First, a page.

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As recommended by Institute members

Nagai Botanical Garden


“With the recent scrapping of hotel quarantine in Hong Kong, now is the time to start booking tickets for your next – and well-deserved – holiday. With that in mind, I recommend visiting Osaka, in Japan. There is plenty to do in Japan’s third most populous city, from visiting famous temples and shrines to dining at its entertainment district of Dotonbori. But if you want to try something different, visit Nagai Botanical Garden. The garden itself is now home to a permanent art exhibition put together by art collective teamLab and features digital art installations such as sunflowers that light up when people approach, or pods that change colour depending on the time of day. The 240,000-square metre garden is also home to roughly 1,200 species of plants.” – Janet Wong CPA, Country Audit Lead, Nestlé Japan


“I recommend Metaverse by Zhao Guodong, Yi Huanhuan and Xu Yuanzhong. This book talks about how the metaverse may have a profound effect on how we think and behave, alter our current socioeconomic paradigm and give birth to a new form of human civilization in the virtual world. Though the technologies required for its full potential are nascent, one must consider its legal and risk implications by keeping up with new regulations within the virtual market, including those related to privacy and data security, intellectual property ownerships and rights, and the trading of non-fungible tokens and cryptocurrencies. The book emphasizes that control and monitoring measures must be synchronized with the development of the virtual world to ensure the smooth operation of the virtual market and protect people. This will allow people to enjoy the benefits and convenience brought by the metaverse.” – Ivan So CPA, Risk Advisory Manager at BDO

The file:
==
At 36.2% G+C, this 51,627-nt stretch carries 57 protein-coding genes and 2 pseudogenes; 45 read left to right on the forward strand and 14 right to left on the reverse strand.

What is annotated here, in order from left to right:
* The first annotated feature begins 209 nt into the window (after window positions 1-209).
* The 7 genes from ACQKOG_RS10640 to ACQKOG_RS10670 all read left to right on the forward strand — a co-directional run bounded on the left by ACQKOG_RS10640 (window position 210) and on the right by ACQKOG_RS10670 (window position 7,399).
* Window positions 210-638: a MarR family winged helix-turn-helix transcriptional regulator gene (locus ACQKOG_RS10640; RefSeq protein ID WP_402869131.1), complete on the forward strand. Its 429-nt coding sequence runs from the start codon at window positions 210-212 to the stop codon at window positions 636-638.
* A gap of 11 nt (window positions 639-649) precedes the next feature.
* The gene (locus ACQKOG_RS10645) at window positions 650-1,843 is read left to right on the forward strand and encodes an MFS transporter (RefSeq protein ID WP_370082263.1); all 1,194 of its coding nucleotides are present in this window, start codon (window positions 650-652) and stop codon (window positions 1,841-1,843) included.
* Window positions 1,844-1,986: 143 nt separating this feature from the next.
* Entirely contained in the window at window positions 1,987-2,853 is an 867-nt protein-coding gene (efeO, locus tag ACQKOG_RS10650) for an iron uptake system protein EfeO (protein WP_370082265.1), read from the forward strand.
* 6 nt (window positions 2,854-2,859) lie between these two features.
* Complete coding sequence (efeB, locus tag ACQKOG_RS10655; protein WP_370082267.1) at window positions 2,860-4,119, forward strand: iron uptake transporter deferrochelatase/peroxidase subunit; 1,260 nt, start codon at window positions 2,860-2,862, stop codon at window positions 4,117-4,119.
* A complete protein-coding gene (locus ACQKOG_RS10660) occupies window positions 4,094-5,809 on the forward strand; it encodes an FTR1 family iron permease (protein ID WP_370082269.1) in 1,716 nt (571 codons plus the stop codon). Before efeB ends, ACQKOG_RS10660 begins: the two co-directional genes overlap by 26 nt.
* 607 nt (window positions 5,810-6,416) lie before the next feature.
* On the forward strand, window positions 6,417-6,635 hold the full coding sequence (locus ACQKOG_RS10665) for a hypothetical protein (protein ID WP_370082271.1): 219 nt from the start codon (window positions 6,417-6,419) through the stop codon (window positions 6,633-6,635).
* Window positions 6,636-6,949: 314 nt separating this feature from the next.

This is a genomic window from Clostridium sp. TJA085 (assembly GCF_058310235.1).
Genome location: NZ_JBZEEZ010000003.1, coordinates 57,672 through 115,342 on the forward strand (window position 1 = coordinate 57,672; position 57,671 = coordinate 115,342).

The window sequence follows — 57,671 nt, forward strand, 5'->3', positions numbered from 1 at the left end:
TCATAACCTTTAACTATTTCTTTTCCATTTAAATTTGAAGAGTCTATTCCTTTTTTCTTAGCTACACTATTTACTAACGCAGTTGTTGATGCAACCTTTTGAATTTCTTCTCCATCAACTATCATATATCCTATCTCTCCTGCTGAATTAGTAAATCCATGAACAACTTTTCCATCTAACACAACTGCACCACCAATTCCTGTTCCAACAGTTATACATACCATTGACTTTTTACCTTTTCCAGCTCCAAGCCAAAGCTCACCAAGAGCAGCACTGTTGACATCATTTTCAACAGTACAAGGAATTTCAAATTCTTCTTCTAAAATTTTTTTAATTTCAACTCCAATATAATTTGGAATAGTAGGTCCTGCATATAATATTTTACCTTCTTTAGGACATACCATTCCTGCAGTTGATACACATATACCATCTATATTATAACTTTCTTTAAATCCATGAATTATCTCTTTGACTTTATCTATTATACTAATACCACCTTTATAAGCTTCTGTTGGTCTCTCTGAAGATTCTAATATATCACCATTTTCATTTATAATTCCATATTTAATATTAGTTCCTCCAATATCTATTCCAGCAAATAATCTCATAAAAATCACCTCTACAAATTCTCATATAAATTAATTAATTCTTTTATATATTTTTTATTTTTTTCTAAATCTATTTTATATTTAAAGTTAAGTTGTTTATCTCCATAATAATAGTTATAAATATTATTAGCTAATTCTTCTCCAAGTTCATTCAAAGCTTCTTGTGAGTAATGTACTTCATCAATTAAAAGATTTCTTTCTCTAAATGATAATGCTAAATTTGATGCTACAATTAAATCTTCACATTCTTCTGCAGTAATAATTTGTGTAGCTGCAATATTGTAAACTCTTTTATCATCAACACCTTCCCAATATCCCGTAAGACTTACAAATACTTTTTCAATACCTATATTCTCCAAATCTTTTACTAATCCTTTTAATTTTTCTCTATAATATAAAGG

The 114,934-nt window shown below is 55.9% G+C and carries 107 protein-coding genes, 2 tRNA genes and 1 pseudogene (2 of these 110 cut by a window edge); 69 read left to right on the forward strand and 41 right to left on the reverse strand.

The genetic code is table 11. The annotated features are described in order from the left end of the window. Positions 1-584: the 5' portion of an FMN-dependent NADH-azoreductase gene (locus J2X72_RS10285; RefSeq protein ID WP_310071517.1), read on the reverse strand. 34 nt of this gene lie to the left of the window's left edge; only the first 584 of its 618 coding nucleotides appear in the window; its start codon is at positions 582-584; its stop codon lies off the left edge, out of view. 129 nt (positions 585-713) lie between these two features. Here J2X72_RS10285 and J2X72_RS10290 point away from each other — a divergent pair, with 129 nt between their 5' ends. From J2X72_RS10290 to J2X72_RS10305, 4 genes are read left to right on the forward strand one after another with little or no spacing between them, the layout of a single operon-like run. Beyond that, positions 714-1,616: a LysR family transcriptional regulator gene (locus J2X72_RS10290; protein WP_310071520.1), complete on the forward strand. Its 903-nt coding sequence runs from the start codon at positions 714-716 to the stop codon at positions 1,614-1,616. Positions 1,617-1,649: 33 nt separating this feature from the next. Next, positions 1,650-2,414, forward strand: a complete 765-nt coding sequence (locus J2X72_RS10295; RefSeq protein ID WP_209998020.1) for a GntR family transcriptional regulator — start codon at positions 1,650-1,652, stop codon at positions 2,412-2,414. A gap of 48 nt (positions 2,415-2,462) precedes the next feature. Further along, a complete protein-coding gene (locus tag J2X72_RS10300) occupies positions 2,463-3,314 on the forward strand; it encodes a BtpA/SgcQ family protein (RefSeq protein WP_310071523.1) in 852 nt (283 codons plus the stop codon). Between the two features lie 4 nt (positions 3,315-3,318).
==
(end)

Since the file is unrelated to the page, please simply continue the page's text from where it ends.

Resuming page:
One Cut of the Dead


“If you want to have a good laugh, I recommend watching One Cut of the Dead, which is a Japanese zombie comedy film. The movie, written and directed by independent filmmaker Shin’ichirō Ueda, follows a team of actors and filmmakers, who have to shoot a zombie film in an abandoned Japanese war facility for live television, and do it all in a single take. Things quickly go awry for the film crew when they are attacked by real zombies. It is getting harder for directors to produce a comedy without reusing the same gags or scenes from other films – but the same cannot be said for One Cut of the Dead. I have not truly laughed at a comedy in many years until now.” – Jackson Li CPA, Internal Audit Manager at the Hong Kong Productivity Council

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